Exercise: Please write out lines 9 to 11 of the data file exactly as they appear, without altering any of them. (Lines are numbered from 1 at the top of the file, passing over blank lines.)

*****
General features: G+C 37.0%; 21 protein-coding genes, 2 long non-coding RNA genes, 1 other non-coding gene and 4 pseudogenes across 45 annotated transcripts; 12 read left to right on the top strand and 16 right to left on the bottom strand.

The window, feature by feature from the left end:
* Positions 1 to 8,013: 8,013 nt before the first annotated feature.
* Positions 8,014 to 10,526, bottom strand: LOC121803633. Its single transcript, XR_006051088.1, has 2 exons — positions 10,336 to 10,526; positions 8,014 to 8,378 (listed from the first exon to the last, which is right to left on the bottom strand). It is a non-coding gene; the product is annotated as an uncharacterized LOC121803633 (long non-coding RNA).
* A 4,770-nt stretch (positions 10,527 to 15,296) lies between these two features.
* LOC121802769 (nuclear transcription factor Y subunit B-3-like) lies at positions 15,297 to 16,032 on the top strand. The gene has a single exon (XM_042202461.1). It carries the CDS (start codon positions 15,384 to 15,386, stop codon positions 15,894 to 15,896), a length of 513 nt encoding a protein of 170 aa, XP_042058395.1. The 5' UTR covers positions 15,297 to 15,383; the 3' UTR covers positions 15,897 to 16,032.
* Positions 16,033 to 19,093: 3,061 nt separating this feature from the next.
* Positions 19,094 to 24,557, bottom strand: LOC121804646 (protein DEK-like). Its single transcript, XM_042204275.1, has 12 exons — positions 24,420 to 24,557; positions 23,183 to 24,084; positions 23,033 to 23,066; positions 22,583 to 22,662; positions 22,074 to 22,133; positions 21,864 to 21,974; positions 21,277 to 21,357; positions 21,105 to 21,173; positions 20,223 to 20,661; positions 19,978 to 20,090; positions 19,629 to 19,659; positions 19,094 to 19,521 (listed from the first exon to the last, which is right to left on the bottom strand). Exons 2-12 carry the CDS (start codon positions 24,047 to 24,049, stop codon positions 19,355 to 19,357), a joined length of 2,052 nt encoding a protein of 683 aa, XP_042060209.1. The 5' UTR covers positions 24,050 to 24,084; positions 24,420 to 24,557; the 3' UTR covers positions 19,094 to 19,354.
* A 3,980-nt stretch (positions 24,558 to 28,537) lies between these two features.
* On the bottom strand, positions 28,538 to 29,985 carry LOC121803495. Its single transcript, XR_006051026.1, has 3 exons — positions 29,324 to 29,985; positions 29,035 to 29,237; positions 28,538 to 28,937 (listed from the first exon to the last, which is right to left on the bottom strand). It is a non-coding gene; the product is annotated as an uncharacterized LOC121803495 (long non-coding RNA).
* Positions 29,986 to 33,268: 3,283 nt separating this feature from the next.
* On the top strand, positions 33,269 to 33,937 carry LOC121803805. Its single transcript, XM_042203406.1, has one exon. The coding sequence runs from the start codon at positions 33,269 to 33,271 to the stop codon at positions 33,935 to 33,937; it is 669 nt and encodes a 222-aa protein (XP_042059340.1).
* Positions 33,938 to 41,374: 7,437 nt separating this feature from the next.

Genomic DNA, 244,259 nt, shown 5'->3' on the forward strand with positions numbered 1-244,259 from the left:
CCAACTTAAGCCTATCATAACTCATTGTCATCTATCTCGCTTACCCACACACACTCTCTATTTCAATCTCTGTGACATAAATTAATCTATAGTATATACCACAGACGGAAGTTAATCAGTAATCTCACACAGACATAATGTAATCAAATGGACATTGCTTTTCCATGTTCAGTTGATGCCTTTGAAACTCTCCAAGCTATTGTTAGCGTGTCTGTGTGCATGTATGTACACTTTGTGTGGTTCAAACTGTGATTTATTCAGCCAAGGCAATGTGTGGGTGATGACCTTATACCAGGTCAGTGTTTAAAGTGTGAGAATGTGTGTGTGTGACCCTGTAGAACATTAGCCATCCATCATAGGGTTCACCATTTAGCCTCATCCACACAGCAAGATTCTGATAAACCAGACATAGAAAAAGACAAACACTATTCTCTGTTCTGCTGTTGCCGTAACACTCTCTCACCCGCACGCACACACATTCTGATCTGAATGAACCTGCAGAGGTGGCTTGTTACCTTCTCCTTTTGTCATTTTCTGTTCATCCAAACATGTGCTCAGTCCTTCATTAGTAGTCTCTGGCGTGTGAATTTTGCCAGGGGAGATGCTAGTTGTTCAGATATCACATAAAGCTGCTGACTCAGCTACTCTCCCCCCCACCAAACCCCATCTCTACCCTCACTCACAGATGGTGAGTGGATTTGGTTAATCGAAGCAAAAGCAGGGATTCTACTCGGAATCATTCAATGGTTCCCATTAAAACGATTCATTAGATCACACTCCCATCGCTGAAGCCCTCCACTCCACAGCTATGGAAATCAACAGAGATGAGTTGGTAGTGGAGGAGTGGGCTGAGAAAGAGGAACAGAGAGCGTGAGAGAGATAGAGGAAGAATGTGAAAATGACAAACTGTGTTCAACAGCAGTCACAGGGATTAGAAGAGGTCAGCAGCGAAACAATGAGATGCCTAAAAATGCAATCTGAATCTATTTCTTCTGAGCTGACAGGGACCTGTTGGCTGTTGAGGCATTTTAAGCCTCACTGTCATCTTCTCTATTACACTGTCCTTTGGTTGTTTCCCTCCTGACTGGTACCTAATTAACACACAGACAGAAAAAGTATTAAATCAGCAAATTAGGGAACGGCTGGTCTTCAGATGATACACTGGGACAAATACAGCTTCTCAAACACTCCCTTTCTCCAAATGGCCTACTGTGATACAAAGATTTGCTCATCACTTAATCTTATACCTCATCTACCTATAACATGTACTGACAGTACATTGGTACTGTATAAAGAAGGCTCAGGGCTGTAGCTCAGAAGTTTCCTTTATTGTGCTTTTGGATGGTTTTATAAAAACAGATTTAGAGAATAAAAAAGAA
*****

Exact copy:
* A 3,980-nt stretch (positions 24,558 to 28,537) lies between these two features.
* On the bottom strand, positions 28,538 to 29,985 carry LOC121803495. Its single transcript, XR_006051026.1, has 3 exons — positions 29,324 to 29,985; positions 29,035 to 29,237; positions 28,538 to 28,937 (listed from the first exon to the last, which is right to left on the bottom strand). It is a non-coding gene; the product is annotated as an uncharacterized LOC121803495 (long non-coding RNA).
* Positions 29,986 to 33,268: 3,283 nt separating this feature from the next.